Yes, I agree, the spirituality of Christmas is often missed in the superficiality and chaos of the season.  However, I don’t think the way to rectify that is by forcing everyone around us to appreciate the spirituality.  I don’t think there is just one meaning of Christmas.  In fact, I think there are two separate Christmases.  There’s Religious Christmas and Secular Christmas and I think once we accept that those are really just two different holidays things will be a bit easier.  The fact is that Jesus isn’t necessary to everyone’s celebration of Christmas.  We have family friends that are atheist and agnostic and their children love Christmas just as much as the ones in my family.  Christmas can still be a time of cheer and family and drawing closer together without having Jesus.  Christmas has meaning separate from religion.  That is the Secular Christmas.  On the other hand, there is a holiday that is celebrating the birth of the Christian savior Jesus Christ and that is Religious Christmas.  I think we need to celebrate these two Christmases and realizes that Christmas doesn’t have to mean one thing.  I think that public displays around Secular Christmas (holly, trees, Santa Clause) aren’t really that offensive and can be tolerated.  Christmas doesn’t have to be owned by Christians.  Families make a choice whether to celebrate one Christmas or the other, most families will choose to celebrate a mixture of the two.  Or they’ll say that they’re celebrating both independently.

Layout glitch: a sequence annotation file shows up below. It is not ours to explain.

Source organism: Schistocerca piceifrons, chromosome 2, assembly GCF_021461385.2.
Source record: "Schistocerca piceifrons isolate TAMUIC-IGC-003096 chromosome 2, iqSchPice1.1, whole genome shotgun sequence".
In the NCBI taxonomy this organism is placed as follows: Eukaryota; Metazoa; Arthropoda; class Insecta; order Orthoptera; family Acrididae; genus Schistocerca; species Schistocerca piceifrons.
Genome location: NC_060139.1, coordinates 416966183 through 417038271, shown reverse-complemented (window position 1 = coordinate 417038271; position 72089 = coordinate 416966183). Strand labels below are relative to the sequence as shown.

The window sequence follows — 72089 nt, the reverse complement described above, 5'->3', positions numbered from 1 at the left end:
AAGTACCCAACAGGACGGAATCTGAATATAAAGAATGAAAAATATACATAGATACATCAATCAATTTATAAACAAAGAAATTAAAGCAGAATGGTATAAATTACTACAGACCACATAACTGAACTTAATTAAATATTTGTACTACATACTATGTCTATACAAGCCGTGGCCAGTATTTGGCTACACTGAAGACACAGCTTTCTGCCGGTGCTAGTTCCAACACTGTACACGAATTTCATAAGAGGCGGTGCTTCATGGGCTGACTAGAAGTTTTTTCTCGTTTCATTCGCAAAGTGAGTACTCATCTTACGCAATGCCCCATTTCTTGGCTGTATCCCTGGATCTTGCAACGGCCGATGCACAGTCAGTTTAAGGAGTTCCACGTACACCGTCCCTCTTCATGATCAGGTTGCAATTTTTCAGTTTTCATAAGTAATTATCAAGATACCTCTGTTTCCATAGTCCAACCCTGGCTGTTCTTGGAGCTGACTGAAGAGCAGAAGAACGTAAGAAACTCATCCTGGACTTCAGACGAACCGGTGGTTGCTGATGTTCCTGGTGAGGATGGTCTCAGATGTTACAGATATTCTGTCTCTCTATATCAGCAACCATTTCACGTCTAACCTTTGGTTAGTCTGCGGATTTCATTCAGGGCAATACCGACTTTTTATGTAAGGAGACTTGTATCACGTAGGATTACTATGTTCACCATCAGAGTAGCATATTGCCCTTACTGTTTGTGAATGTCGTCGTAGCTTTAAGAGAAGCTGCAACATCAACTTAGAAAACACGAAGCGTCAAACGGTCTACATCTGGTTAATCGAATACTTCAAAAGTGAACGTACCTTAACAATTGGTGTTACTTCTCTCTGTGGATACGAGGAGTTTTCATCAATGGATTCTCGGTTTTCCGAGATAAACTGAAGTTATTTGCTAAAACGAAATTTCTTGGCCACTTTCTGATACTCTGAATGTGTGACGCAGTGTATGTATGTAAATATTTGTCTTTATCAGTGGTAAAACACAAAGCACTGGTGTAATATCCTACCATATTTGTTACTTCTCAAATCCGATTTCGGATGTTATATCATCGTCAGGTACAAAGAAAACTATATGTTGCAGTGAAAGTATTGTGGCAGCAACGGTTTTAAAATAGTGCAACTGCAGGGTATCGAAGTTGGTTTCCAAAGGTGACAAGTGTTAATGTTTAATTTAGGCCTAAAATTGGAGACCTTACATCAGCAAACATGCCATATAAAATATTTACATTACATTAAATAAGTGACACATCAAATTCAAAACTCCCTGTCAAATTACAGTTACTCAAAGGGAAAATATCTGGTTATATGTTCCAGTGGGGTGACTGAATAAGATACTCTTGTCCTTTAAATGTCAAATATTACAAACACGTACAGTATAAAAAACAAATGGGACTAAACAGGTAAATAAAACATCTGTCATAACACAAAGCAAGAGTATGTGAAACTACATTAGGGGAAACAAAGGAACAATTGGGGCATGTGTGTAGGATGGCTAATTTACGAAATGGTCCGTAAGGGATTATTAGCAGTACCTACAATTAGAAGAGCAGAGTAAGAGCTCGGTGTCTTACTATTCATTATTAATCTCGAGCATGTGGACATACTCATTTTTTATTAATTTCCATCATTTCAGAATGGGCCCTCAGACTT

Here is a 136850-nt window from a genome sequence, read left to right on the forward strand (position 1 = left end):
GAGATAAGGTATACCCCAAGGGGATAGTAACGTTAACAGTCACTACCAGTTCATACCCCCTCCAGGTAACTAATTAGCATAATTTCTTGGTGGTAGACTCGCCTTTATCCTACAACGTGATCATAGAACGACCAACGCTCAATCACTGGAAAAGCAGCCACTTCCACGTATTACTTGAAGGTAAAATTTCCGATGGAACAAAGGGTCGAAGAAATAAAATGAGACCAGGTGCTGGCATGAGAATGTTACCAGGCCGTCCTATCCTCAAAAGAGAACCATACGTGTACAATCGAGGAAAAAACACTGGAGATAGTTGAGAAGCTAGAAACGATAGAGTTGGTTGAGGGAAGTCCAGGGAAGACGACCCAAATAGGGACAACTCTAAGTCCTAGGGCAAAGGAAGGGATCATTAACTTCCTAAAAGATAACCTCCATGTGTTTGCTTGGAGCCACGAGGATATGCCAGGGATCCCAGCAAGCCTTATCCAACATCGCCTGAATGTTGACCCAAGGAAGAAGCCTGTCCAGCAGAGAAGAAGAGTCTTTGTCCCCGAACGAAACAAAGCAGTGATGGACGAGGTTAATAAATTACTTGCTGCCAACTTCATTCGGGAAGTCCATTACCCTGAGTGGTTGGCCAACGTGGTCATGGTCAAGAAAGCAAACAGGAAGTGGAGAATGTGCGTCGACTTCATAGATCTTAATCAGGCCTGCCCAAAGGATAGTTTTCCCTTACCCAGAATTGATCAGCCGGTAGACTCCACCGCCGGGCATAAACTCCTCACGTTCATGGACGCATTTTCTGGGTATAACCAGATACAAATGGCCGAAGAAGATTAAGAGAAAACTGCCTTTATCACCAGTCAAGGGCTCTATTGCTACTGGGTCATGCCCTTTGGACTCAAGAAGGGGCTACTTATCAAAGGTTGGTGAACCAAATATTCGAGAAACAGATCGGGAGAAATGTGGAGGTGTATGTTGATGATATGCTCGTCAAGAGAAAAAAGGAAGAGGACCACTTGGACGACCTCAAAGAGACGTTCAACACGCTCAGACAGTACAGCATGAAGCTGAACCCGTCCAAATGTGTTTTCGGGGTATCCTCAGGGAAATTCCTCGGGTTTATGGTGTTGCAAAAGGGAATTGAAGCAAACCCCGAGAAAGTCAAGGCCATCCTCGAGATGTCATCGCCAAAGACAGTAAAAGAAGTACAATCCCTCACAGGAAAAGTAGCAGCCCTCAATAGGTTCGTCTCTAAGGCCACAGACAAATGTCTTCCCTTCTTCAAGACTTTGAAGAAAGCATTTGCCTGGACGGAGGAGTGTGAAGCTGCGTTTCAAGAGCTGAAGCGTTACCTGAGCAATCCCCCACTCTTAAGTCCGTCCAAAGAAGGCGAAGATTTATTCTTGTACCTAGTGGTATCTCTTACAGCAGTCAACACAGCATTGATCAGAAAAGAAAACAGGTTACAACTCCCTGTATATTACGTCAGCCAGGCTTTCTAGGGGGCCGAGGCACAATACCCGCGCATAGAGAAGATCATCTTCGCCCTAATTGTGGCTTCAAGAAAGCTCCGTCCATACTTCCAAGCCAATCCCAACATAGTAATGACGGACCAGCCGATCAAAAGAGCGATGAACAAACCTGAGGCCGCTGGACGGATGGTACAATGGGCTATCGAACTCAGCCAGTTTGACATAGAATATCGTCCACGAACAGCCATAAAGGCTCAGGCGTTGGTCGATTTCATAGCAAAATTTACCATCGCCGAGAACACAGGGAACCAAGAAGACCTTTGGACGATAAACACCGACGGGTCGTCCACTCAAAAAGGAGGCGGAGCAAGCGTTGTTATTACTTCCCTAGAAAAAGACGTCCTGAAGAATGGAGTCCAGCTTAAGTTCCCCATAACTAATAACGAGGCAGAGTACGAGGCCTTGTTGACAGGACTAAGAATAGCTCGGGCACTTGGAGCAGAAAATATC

In reality, there are already two Christmases, I think admitting that, instead of trying to drag the culture one way or the other, is a healthy thing.  There is meaning in both Christmases, but they’re different meanings.  There is overlap and the two can complement each other, but I think they can only complement each other when one realizes that they are different in the first place.  I think this will keep those who celebrate Christmas without the religious aspects from being uncomfortable and can also preserve the religious aspect within Christmas, because then one has to beging to make a conscious effort to celebrate the two.  How am I going to celebrate a Religious Christmas?  How is that different from a Secular Christmas?  We are no longer, if we ever were, a Christian nation and people who are religous need to learn to preserve their faiths within their own families rather than fighting public relations battles.